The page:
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RESEARCH PAPERS

Some Remarks on the Validity of Reynolds Equation in the Modeling of Lubricant Film Flows on the Surface Roughness Scale

[+] Author and Article Information
T. Almqvist, R. Larsson

Division of Machine Elements, Luleå University of Technology, SE-971 87 Luleå, Sweden

J. Tribol 126(4), 703-710 (Nov 09, 2004) (8 pages) doi:10.1115/1.1760554 History: Received July 01, 2003; Revised March 25, 2004; Online November 09, 2004
Copyright © 2004 by ASME
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References

Reynolds,  O., 1886, “On the Theory of Lubrication and Its Application to Mr. Beauchamps Tower’s Experiments, Including an Experimental Determination of the Viscosity of Olive Oil,” Philos. Trans. R. Soc. London, 177, pp. 157–234.
Khonsari, M. M., and Booser, E. R., 2001, Applied Tribology, John Wiley & Sons, New York.
Almqvist,  T., and Larsson,  R., 2001, “The Navier-Stokes Approach for Thermal EHL Line Contact Solutions,” Tribol. Int., 35, pp. 163–170.
Almqvist, T., and Larsson, R., 2001, “Comparison of Reynolds and Navier-Stokes Approaches for Solving Isothermal EHL Line Contacts,” Proceedings of the WTC Conference.
Schäfer, C. T., Giese, P., Rowe, W. B., and Woolley, N. H., 1999, “Elastohydrodynamically Lubricated Line Contact Based on the Navier-Stokes Equations,” Proceedings of the 26th Leeds-Lyon Symposium on Tribology, pp. 57–59.
Renardy,  M., 1986, “Some Remarks on the Navier-Stokes Equations With a Pressure-Dependent Viscosity,” Commun. Partial Differ. Equ., 11, pp. 779–793.
Bair,  S., Khonsari,  M., and Winer,  W. O., 1998, “High-Pressure Rheology of Lubricants and Limitations of the Reynolds Equation,” Tribol. Int., 31, pp. 573–586.
Odyck,  D. E. A., and Venner,  C. H., 2003, “Stokes Flow in Thin Films,” ASME J. Tribol., 125, pp. 121–134.
CFX 4.4 USER GUIDE, 1999, AEA Technology.
Conry,  T. F., Wang,  S., and Cusano,  C., 1987, “A Reynolds Equation for Elastohydrodynamic Lubrication in Line Contacts,” Transactions of the ASME, 109, pp. 648–658.
Johnson,  K. L., and Tevaarwerk,  J. L., 1977, “The Shear Behavior of Elasto hydrodynamic Oil Films,” Proc. R. Soc. London, Ser. A, 356, pp. 215–236.
Roelands, C. J. A., 1966, “Correlational Aspects of the Viscosity-Temperature-Pressure Relationships of Lubricating Oils,” Ph.D thesis, Druck, V. R. B., Groningen.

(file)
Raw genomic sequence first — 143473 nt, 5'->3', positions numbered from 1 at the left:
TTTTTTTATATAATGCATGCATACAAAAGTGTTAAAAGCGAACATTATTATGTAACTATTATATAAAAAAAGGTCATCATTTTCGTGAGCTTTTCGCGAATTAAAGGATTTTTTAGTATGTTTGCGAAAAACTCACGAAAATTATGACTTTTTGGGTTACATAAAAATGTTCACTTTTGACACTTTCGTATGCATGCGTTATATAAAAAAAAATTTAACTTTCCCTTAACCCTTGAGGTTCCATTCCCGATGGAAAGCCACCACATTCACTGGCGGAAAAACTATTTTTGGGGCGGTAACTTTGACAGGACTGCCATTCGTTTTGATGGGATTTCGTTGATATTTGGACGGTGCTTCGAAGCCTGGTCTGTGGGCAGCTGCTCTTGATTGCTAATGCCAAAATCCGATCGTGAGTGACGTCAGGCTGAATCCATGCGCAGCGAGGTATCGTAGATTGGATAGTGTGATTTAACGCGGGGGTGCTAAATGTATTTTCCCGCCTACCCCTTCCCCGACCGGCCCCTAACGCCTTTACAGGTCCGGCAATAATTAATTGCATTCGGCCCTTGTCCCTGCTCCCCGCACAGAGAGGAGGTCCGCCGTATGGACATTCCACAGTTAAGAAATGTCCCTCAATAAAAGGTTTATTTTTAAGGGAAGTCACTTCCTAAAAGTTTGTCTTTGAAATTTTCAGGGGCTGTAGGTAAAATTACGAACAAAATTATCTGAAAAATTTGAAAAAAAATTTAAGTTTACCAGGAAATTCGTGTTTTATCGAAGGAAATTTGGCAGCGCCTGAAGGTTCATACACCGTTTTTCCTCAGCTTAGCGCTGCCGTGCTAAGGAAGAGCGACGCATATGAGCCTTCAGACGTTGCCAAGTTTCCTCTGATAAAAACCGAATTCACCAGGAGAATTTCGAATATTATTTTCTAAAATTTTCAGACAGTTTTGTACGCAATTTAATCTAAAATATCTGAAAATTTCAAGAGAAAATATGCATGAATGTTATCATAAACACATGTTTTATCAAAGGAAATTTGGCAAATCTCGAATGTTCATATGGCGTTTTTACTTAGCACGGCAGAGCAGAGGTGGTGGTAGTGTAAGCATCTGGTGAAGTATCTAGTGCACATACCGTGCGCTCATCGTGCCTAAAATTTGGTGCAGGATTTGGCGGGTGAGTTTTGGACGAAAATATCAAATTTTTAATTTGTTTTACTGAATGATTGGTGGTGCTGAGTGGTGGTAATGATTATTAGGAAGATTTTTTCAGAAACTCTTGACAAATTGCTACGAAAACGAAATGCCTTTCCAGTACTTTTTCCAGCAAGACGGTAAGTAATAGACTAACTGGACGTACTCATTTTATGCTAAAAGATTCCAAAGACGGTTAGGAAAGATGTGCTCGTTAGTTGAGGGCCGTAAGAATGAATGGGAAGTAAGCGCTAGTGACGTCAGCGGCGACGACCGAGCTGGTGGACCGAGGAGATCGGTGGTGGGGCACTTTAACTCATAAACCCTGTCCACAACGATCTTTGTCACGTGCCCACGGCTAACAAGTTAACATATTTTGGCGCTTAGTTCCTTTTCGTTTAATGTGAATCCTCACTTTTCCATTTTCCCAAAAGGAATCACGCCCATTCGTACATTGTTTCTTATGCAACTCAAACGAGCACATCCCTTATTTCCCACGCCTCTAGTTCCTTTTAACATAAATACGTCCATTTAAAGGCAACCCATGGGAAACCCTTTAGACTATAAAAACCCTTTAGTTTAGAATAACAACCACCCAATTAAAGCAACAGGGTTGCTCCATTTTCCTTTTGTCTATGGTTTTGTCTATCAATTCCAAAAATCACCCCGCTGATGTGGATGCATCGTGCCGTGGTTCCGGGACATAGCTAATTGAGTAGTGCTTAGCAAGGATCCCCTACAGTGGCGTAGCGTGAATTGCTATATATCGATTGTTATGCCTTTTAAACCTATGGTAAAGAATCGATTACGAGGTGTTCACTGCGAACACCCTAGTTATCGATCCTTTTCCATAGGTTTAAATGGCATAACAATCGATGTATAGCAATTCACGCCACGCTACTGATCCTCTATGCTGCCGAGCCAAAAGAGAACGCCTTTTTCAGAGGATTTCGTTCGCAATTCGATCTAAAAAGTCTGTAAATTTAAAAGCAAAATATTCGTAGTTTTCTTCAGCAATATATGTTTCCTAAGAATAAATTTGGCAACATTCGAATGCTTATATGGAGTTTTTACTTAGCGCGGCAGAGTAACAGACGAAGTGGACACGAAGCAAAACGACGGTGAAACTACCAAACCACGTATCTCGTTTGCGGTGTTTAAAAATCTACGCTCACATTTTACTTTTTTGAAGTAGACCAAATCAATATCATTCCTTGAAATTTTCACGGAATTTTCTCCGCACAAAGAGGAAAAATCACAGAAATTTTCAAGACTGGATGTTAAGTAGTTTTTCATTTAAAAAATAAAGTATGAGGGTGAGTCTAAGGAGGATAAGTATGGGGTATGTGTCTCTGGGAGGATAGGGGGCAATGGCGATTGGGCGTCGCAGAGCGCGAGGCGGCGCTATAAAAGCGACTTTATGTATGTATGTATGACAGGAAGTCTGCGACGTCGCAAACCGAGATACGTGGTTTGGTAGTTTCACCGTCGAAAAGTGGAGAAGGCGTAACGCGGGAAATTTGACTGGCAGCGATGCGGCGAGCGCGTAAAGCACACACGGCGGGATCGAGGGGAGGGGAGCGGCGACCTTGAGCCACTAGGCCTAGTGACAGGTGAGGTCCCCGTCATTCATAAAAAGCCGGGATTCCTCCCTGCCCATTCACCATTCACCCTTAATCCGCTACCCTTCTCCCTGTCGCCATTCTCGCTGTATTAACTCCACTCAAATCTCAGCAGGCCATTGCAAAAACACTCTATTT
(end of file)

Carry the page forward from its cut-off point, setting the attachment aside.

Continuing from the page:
Dowson, D., and Higginson, G. R., 1966, Elasto-Hydrodynamic Lubrication: The Fundamentals of Roller or Gear Lubrication, Pergamon Press, Oxford.
Evans,  C. R., and Johnson,  K. L., 1986, “The Rheological Properties of Elastohydrodynamic Lubricants,” Proc. Inst. Mech. Eng., 200, pp. 303–312.

Figures

Grahic Jump Location
The denominator in the modified momentum equations for Newtonian (-) and Eyring (--) rheological models. The pressure is denoted beside the curves.
Grahic Jump Location
Pressure distribution for the two approaches when a Newtonian rheology is used. The CFD-solution denoted by (-) and the Reynolds solution by (* ), ω=2.5×10−3.
Grahic Jump Location
The CFD-solution (-) compared with the Reynolds equation solution (--) when the singularity influences the solution. The rheology is assumed to be Newtonian, ω=2.5×10−3.
Grahic Jump Location
The CFD and Reynolds equation solution for an Eyring rheological model, ω=2.5×10−3
Grahic Jump Location
The denominator in the modified momentum equations for a Newtonian (-) and an Eyring (--) rheological model. The Eyring stress τ0 is denoted beside the curves.
Grahic Jump Location
The ratio of the maximum deviation between the CFD and Reynolds equation and the maximum pressure. In the figure, three different ratios yr/h are shown versus ω.
Grahic Jump Location
The deviation in pressure between the CFD and Reynolds equation approaches versus ω. The ratio yr/h is held to a constant value yr/h=0.1.
Grahic Jump Location
The ratio of the maximum pressure difference across the fluid film and the maximum pressure along a trace in the middle of the film in the CFD-computations. In the figure, three different ratios yr/h are shown versus ω.

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